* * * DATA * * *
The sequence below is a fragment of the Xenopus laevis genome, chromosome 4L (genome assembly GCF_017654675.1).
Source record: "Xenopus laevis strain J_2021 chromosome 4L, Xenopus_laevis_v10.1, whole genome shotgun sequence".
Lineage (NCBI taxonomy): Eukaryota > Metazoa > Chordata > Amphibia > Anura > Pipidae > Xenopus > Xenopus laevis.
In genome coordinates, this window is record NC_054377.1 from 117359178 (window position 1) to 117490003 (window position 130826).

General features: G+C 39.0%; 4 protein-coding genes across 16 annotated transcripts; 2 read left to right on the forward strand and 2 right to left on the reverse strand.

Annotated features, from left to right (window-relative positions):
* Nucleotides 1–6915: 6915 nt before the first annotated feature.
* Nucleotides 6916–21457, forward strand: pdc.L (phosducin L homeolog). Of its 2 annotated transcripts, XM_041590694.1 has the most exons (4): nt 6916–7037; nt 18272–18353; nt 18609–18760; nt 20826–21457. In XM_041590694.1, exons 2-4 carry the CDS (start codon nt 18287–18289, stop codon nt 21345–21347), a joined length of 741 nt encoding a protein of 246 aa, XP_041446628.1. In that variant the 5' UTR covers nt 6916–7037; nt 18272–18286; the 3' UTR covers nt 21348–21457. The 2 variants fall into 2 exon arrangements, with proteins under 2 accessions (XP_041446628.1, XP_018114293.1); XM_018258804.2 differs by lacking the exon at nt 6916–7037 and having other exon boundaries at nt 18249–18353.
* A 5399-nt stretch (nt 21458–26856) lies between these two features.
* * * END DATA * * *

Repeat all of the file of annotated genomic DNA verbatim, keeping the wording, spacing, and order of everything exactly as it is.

The sequence below is a fragment of the Xenopus laevis genome, chromosome 4L (genome assembly GCF_017654675.1).
Source record: "Xenopus laevis strain J_2021 chromosome 4L, Xenopus_laevis_v10.1, whole genome shotgun sequence".
Lineage (NCBI taxonomy): Eukaryota > Metazoa > Chordata > Amphibia > Anura > Pipidae > Xenopus > Xenopus laevis.
In genome coordinates, this window is record NC_054377.1 from 117359178 (window position 1) to 117490003 (window position 130826).

General features: G+C 39.0%; 4 protein-coding genes across 16 annotated transcripts; 2 read left to right on the forward strand and 2 right to left on the reverse strand.

Annotated features, from left to right (window-relative positions):
* Nucleotides 1–6915: 6915 nt before the first annotated feature.
* Nucleotides 6916–21457, forward strand: pdc.L (phosducin L homeolog). Of its 2 annotated transcripts, XM_041590694.1 has the most exons (4): nt 6916–7037; nt 18272–18353; nt 18609–18760; nt 20826–21457. In XM_041590694.1, exons 2-4 carry the CDS (start codon nt 18287–18289, stop codon nt 21345–21347), a joined length of 741 nt encoding a protein of 246 aa, XP_041446628.1. In that variant the 5' UTR covers nt 6916–7037; nt 18272–18286; the 3' UTR covers nt 21348–21457. The 2 variants fall into 2 exon arrangements, with proteins under 2 accessions (XP_041446628.1, XP_018114293.1); XM_018258804.2 differs by lacking the exon at nt 6916–7037 and having other exon boundaries at nt 18249–18353.
* A 5399-nt stretch (nt 21458–26856) lies between these two features.